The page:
As far as Incline Village is concerned, median price is not a good barometer. Why? Because it varies wildly due to the mix of homes sold because it is a small sub market of Washoe County, NV which includes the Reno/Sparks area. The median was as high as $1.68Million, but it currently sits at $438k. It's collapse is a little behind that of Reno, but PPSF has dropped from a peak of $590 down to $300, a nearly 50% drop.

Last edited by NomadicBear; 01-12-2010 at 10:32 PM..
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Old 01-12-2010, 09:42 PM
 
Location: In my own world
878 posts, read 1,398,302 times
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Quote:
Originally Posted by CAVA1990 View Post
The topic of discussion isn't Miami, Aspen, or Martha's Vineyard, it's Durango. How drastically are prices dropping there and how far are they expected to drop? Nobody seems to want to answer that.
This is the same tired old argument I've been listening to for 5 years. It goes something like this: not in my state, not in my city, not in my neighborhood, not on my street, not my house. It's called denial with a capital D. If anyone is wondering where housing prices are headed in their city, look to where they were before the funny money spigot was opened.
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Old 01-13-2010, 11:21 AM
 
Location: mancos
7,047 posts, read 6,205,435 times
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Quote:
Originally Posted by CAVA1990 View Post
The topic of discussion isn't Miami, Aspen, or Martha's Vineyard, it's Durango. How drastically are prices dropping there and how far are they expected to drop? Nobody seems to want to answer that.
very little. a 150000 3 br still goes for 300000. lots of unsold homes in that range. folks are stoborn or used up all thier artificial equity during the fun days. just did some work in a newer subdivision 8 homes on the block 6 vacant and overpriced. client was rich retired from out of state
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Old 01-13-2010, 02:37 PM
 
Location: Everywhere and Nowhere
14,131 posts, read 26,351,490 times
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There are only a little over 17,000 households in La Plata County. We're not talking about a whole lot of housing inventory in a very desirable area. I doubt there will be much difficulty attracting enough folks from outside to keep prices propped up.
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Old 01-13-2010, 02:56 PM
 
137 posts, read 350,662 times
Reputation: 255
Quote:
Originally Posted by CAVA1990 View Post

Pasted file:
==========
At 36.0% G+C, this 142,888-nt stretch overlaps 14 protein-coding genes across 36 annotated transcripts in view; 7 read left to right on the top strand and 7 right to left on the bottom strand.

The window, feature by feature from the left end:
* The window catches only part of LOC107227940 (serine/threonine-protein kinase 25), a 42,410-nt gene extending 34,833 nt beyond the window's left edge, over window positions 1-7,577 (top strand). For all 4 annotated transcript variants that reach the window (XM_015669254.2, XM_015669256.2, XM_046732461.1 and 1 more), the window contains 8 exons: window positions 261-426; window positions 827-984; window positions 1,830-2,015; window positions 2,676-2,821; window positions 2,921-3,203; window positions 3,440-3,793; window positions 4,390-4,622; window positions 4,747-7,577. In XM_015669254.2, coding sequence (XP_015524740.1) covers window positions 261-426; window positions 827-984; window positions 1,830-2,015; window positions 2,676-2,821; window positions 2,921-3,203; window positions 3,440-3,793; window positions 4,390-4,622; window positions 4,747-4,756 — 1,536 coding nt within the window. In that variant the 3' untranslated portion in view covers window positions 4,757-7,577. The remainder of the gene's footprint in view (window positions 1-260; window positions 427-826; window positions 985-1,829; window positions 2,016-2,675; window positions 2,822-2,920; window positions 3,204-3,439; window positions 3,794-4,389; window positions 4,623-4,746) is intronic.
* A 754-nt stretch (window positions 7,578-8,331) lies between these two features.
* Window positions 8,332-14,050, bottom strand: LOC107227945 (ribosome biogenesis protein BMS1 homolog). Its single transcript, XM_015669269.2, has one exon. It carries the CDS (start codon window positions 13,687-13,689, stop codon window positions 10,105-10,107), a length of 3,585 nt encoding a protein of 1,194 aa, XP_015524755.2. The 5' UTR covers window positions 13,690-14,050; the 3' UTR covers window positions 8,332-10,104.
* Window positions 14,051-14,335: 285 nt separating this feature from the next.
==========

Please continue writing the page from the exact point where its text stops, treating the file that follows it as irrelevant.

There are only a little over 17,000 households in La Plata County. We're not talking about a whole lot of housing inventory in a very desirable area. I doubt there will be much difficulty attracting enough folks from outside to keep prices propped up.
I wonder if 3 or 4 years ago if anyone said, "We're not talking about a whole lot of housing inventory in a very desirable area. I doubt there will be much difficulty attracting enough folks from outside to keep prices propped up". Now they have fall 20% in that time period. I guess time will tell.
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Old 01-13-2010, 03:02 PM
 
Location: In my own world
878 posts, read 1,398,302 times
Reputation: 1027
Quote:
Originally Posted by CAVA1990 View Post
There are only a little over 17,000 households in La Plata County. We're not talking about a whole lot of housing inventory in a very desirable area. I doubt there will be much difficulty attracting enough folks from outside to keep prices propped up.
Per Wikipedia:

"Incline Village-Crystal Bay, Nevada

Demographics-

As of the census[2] of 2000, there were 9,952 people, 4,176 households, and 2,735 families residing in the CDP. "

Oops, it looks like yet another one of your "it's different here" theories has already been disproved. Grasp for straws often?
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Old 01-13-2010, 03:13 PM
 
Location: Everywhere and Nowhere
14,131 posts, read 26,351,490 times
Reputation: 6816
Incline will come back in 2-3 years. I'm not denying prices have fallen. I've just seen over and over, the same thing. Every 10-15 years there's a recession and prices fall, followed by a period of price stability (growth with inflation), followed by rapid escalation. The same cycle plays over and over and over again. I don't buy your "sky is falling, this time it's different theory".

Go back and study your history. It will give you a good idea of what I'm talking about.

Last edited by CAVA1990; 01-13-2010 at 03:25 PM..